Skip to main content

Mum guilt is real, especially for those of us with MS

Hannah Morris on how feeling guilty about your kids is only intensified by a condition like MS

hannah resized.pngI recently confided in a friend because I was feeling pretty fed up of not having my own space any more thanks to the COVID-19 lockdown. I love my kids to bits. I’d do anything for them, really I would, but I also need a bit of my own space and peace each day too.

It felt wrong to have such feelings towards the very children that I have given birth to. I had reached a point of frustration that I just needed to get it off my chest. And, at such a low point for me, I needed that shoulder to cry on. Her first response was ‘mum guilt is real’. I had never heard of this term until this moment, but it made so much sense.

What is mum-guilt?

There are so many reasons why we mums experience overwhelming feelings of guilt. To name a few...

  • Guilty for not giving our children what they need
  • Guilty for not doing what we feel we should be doing
  • Guilty for wanting a break from it all

Most mums experience this to some extent at some point, but for people with multiple sclerosis (MS) these feelings can be exacerbated further as a result of some of the symptoms of MS.


For me personally, there are three symptoms in particular that have an indirect effect on my level of mum guilt – cogfog, sensory overload and fatigue.

  • Cogfog. I often forget things that I have promised my children and that can make me feel like a failure as a mum sometimes, especially when it is something that means a lot to them, or they are relying on
  • Fatigue. On some occasions, I simply don’t have the physical or mental energy to engage with them as I’d like to. I feel particularly guilty towards my youngest two, that I had after my diagnosis. I had so much energy for my oldest three and I feel bad that I can’t give the same kind of energy to my youngest ones
  • Sensory overload. This has only become a significant issue in recent times. Having five children at home with me 24/7 has meant living in a very noisy house from morning to night which makes me get noticeably agitated at times, forgetting that they’re just children and children make noise! I feel terrible for trying to take that from them for my own benefit. It makes me feel selfish

How to help yourself have a break from this feeling (practically)

Firstly, let’s begin with how not to do it. For me, my mum guilt has been particularly noticeable at this time because I’m with my children 24/7 without the usual break that I get when they are at school in the day. Without that natural break I sometimes find myself staying up late just to get that peace, which of course had the knock-on on effect of increasing fatigue and grouchiness the next day!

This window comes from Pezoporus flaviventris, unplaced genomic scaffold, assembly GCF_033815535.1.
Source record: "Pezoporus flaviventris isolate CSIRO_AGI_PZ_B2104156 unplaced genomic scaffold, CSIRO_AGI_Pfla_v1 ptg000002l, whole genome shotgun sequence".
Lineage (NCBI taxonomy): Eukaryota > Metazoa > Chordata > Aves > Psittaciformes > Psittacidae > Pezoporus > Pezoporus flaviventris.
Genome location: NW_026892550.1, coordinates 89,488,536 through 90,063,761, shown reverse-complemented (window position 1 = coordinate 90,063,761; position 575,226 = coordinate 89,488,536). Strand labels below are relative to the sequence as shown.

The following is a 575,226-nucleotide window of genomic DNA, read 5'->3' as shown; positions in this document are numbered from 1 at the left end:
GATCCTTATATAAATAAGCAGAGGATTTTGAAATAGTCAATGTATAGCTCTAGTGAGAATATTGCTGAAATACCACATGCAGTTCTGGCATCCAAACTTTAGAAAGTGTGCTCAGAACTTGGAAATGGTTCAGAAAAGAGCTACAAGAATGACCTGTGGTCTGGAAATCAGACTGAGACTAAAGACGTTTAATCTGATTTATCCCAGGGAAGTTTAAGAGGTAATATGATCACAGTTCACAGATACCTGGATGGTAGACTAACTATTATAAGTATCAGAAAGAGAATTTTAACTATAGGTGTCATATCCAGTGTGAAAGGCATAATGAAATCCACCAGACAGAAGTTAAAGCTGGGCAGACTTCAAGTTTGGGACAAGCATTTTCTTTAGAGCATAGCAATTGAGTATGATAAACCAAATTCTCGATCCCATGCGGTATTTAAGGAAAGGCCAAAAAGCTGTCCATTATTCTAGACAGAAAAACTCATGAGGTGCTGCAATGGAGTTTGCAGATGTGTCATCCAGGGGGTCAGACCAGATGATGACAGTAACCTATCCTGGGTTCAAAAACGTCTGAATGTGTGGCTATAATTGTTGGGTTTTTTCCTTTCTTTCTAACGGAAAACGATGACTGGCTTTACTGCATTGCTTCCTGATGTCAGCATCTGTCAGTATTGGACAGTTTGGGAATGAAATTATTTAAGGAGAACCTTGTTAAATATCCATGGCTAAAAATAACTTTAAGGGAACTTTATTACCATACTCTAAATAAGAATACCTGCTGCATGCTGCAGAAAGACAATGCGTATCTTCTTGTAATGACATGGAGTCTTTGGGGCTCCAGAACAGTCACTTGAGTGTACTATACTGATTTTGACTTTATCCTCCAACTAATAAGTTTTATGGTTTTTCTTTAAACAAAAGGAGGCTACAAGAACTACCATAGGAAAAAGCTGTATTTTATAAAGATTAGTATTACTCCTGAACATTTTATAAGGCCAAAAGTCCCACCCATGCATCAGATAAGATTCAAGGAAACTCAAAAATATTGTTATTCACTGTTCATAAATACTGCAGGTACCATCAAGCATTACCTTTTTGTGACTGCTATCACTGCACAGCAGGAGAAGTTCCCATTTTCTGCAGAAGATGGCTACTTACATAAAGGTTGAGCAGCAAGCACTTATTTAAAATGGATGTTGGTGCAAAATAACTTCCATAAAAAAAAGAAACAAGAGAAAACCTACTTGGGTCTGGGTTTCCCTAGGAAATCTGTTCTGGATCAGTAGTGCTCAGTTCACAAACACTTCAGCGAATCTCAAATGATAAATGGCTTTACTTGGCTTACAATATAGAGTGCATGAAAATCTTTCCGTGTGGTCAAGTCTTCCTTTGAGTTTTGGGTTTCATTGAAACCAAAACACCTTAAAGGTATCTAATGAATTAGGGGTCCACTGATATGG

In open discussion with other mummies with MS I’ve learnt some great practical tips from them that can help to reduce the impact of common MS symptoms impact on parenting and therefore reducing the level of mum-guilt as a result.

  • Teach them about your MS so they don’t think it’s something about them
  • Help them to help you by learning to keep themselves occupied when mummy’s tired or having a hard time with her MS or getting involved in helping mummy with tasks she is struggling with
  • Plan ahead so you are not too exhausted on other tasks before a planned task with your children

How to help yourself have a break from this feeling (emotionally)

  • Forgive yourself. You’re doing your best!
  • Don’t compare yourself to others mums (especially other mums from the playground who don’t have MS.)
  • Talk about it. I did, and it really helped. It was great to learn tips from other MSers that I’d never even thought abou
  • Ask for help from your spouse, friends or family either with engaging your kids in the things that you’d like to, or otherwise in tending to matters that may otherwise prevent you from engaging with them yourself

As my friend said, ‘mum guilt is real’ and it truly is, especially for those of us with MS who have additional challenges to manage too. It’s not easy, but there are ways that we can make things easier for ourselves.

My research

As part of my research, I am hoping to support others in the same situation and invite you to join me in this endeavour by having your say in what would help you.

If you are happy to help out then you can complete this online survey here by clicking the ‘start’ button at the bottom of the page.

Or you can go directly to the survey by clicking here